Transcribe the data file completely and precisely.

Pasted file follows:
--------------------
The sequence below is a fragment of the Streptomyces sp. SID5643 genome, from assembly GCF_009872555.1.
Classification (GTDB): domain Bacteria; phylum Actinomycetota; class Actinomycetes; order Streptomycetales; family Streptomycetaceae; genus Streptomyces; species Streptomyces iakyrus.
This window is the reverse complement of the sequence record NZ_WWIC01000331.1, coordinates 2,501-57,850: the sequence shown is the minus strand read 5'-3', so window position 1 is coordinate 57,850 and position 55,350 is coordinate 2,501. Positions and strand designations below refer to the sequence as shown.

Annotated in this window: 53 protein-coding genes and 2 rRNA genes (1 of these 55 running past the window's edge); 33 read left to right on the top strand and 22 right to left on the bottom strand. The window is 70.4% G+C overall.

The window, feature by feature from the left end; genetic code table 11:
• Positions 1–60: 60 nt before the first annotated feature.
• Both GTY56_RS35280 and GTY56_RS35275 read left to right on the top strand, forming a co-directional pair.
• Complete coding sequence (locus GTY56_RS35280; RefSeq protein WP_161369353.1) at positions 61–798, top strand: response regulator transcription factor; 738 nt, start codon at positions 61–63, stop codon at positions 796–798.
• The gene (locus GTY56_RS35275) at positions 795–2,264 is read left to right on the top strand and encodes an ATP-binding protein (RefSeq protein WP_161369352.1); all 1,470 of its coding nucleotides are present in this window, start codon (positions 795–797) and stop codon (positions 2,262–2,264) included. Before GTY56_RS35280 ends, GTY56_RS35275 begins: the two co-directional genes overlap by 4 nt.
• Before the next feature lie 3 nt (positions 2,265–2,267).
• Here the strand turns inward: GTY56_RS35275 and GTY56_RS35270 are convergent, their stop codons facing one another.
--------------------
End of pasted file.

The sequence below is a fragment of the Streptomyces sp. SID5643 genome, from assembly GCF_009872555.1.
Classification (GTDB): domain Bacteria; phylum Actinomycetota; class Actinomycetes; order Streptomycetales; family Streptomycetaceae; genus Streptomyces; species Streptomyces iakyrus.
This window is the reverse complement of the sequence record NZ_WWIC01000331.1, coordinates 2,501-57,850: the sequence shown is the minus strand read 5'-3', so window position 1 is coordinate 57,850 and position 55,350 is coordinate 2,501. Positions and strand designations below refer to the sequence as shown.

Annotated in this window: 53 protein-coding genes and 2 rRNA genes (1 of these 55 running past the window's edge); 33 read left to right on the top strand and 22 right to left on the bottom strand. The window is 70.4% G+C overall.

The window, feature by feature from the left end; genetic code table 11:
• Positions 1–60: 60 nt before the first annotated feature.
• Both GTY56_RS35280 and GTY56_RS35275 read left to right on the top strand, forming a co-directional pair.
• Complete coding sequence (locus GTY56_RS35280; RefSeq protein WP_161369353.1) at positions 61–798, top strand: response regulator transcription factor; 738 nt, start codon at positions 61–63, stop codon at positions 796–798.
• The gene (locus GTY56_RS35275) at positions 795–2,264 is read left to right on the top strand and encodes an ATP-binding protein (RefSeq protein WP_161369352.1); all 1,470 of its coding nucleotides are present in this window, start codon (positions 795–797) and stop codon (positions 2,262–2,264) included. Before GTY56_RS35280 ends, GTY56_RS35275 begins: the two co-directional genes overlap by 4 nt.
• Before the next feature lie 3 nt (positions 2,265–2,267).
• Here the strand turns inward: GTY56_RS35275 and GTY56_RS35270 are convergent, their stop codons facing one another.